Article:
The current issue of The Lutheran Witness gives us the occasion for our poll this week. The Q&A section is from the pen of Dr. Jerald C. Joersz and seeks to answer this query: "...we and other members of our congregation are offended by a practice recently introduced by our pastor. During the Communion, he communes himself. Is this proper?"
From his answer, it is clear that Dr. Joersz is not really a fan of the traditional practice of the Celebrant communicating all the communicants, including himself. I am gratified that he at least notes that this practice is "permissible." However, this is clearly damning with faint praise: according to Dr. Joersz, asking a lay person to communicate the Celebrant is the "preferred option."
Now, what Dr. Joersz means to say is any one of the following: 1) that he prefers this practice; 2) that he thinks the traditional practice is flawed; 3) that this is what the majority of LCMS parishes see on Sunday morning.
But surely, he must know that this deputizing of the laity to perform the Celebrant's duty is not the objectively preferred option since he himself quotes the current convention-approved rubric instructing the exact opposite practice!
Should Doctor Joersz or anyone else wish to argue against the practice of the Celebrant communicating himself, I welcome that debate. But clarity and objectivity are required for a helpful debate. The Lutheran Church - Missouri Synod's official rubrics state: The pastor and those who assist him receive the body and blood of Christ first, the presiding minister communing himself and his assistants. I think any fair minded person would have to say that the official rubrics of LSB make this practice "preferred" for the LCMS.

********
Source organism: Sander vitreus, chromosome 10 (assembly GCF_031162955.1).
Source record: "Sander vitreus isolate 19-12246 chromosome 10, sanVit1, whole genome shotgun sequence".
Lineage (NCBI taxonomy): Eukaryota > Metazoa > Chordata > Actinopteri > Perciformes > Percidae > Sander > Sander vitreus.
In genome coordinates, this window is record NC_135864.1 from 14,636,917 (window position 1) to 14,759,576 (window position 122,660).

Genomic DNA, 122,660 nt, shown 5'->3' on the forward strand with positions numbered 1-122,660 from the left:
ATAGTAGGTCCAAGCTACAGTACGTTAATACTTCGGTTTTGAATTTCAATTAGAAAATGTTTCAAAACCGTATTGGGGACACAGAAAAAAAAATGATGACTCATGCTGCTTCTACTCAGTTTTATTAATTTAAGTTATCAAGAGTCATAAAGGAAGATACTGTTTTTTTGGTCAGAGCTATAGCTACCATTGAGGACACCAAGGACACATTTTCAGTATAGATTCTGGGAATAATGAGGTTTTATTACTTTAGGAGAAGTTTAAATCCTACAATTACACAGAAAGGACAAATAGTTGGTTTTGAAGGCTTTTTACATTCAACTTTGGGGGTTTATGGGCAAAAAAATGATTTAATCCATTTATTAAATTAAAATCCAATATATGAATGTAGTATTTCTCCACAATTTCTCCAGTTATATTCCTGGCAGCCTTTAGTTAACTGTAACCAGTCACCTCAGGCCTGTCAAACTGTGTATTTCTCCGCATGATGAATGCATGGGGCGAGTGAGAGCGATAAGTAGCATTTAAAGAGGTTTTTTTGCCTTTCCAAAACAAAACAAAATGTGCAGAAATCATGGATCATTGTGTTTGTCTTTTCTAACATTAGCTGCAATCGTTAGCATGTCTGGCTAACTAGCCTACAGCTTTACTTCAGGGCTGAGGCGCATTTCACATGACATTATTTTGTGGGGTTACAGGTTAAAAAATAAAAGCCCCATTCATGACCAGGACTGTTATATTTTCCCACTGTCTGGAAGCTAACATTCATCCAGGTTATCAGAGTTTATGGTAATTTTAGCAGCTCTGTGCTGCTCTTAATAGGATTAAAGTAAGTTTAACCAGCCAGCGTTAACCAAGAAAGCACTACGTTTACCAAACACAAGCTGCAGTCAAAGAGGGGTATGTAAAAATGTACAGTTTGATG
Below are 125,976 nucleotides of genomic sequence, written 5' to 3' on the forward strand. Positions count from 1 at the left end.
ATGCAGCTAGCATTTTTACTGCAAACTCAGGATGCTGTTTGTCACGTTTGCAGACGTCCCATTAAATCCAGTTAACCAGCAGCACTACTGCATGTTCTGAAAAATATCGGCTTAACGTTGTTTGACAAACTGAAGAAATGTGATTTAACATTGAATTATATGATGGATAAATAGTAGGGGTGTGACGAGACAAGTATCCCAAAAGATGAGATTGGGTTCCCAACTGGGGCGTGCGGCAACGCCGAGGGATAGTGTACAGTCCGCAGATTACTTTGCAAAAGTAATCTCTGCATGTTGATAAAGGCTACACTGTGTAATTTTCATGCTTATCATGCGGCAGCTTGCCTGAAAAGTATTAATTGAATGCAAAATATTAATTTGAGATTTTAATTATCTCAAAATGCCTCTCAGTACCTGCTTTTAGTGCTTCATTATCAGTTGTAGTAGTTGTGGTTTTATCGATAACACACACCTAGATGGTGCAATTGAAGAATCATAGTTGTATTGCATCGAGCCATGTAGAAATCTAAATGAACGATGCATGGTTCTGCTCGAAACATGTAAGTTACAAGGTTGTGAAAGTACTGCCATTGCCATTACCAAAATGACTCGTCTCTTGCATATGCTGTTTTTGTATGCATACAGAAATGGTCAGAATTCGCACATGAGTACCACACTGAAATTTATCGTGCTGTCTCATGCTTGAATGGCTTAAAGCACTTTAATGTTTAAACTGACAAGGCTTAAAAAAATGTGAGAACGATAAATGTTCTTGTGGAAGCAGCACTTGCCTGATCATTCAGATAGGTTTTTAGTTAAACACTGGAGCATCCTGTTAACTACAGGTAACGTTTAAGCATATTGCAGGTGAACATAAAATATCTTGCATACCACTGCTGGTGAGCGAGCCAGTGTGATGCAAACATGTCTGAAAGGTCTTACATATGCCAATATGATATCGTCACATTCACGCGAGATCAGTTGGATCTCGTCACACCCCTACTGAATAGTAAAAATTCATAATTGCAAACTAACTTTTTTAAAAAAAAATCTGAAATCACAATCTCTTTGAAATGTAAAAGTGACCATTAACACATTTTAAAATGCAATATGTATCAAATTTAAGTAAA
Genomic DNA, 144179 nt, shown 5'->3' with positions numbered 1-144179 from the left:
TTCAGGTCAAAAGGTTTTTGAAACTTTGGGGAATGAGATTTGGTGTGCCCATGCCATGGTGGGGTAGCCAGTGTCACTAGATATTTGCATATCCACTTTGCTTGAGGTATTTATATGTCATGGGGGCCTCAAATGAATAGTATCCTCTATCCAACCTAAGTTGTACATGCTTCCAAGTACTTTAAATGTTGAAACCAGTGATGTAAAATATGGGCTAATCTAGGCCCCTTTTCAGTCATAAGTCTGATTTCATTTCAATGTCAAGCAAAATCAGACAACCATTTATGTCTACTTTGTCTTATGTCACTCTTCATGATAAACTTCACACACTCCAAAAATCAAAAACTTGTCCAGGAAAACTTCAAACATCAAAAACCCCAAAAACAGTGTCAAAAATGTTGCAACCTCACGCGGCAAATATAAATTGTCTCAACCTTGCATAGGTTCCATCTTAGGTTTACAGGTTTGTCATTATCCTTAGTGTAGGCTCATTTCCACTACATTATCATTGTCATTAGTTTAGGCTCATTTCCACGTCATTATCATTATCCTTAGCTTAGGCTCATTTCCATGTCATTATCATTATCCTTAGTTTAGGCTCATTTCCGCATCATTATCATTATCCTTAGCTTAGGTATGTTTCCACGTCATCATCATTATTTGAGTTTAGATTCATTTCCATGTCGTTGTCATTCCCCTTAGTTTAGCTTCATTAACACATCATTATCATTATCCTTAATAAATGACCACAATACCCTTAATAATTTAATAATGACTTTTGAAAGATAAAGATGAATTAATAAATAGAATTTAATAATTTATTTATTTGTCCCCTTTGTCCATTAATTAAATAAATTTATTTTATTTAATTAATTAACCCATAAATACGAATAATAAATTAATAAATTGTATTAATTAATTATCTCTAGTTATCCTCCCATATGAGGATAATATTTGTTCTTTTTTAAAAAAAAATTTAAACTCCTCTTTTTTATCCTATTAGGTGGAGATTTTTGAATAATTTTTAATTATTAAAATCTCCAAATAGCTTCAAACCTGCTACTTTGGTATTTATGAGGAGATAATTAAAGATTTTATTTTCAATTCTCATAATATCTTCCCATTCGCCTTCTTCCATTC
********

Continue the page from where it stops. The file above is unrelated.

For a host of reasons, I would argue that this traditional practice would be the preferred option even if the LCMS said it wasn't. But, dear reader, I would at the very least try to make clear to you that I was arguing against the LCMS' official position. Indeed, if you wish to send a check for $20 for the support of the journal and an SASE, I will send you the Annotated List of My Disagreements, Great and Small, with the Official Line of the LCMS (please put ALMDGSOLLCMS in the memo line).
But here is why I am most frustrated with this piece. The Rev. Dr. Joersz fumbled a gold-plated chance to Be a Classy Guy (BACG) and Help a Brother Out (HABO). Here's how he could have handled this question, keeping intact all his own scruples on the issue at hand.
The transition to a new pastor can at times be confusing for both pastor and parishioners! I hope you take this as an opportunity to discuss this issue with your new pastor - because, I bet he would be very surprised at your offense. In fact, he is only doing what the instructions in the Synod's hymnal say. . . .
That being said, I for one, prefer a different practice and like to ask a layman to commune me for these reasons. . .
But the point is, both options are good, right, and salutary - I pray that your pastor's ministry will be a blessing to you and that you will be a blessing as a parishioner to him.
More often than you might think we pastors get questions about a neighbor's practice. For example, I might get a question about a guy in my circuit who uses an Entrance Hymn instead of the Introit per the rubrics in LSB. I think this is absolutely daffy: the Introit is really important, it summarizes the theme of the day, and it's, like, you know: THE BIBLE. Why would LSB encourage tossing out a proper for a hymn? And why on earth would any pastor make use of this allowance?
But here's what I would say to that lay person miffed at his pastor: If you look in your hymnal, you'll see that the pastor can either include the Introit, Psalm, or an Entrance Hymn at this point in the service. I would encourage you to talk to your pastor about why he decided to use a hymn instead of the Introit.
A good rule of thumb: if you won't take the time to speak to a brother pastor about your gripe with his practice, you don't get to gripe about his practice to his parishioners when they come itching for ammunition against him. This is especially so if what the pastor is doing is in no way sinful, but simply not what you would do in a similar situation.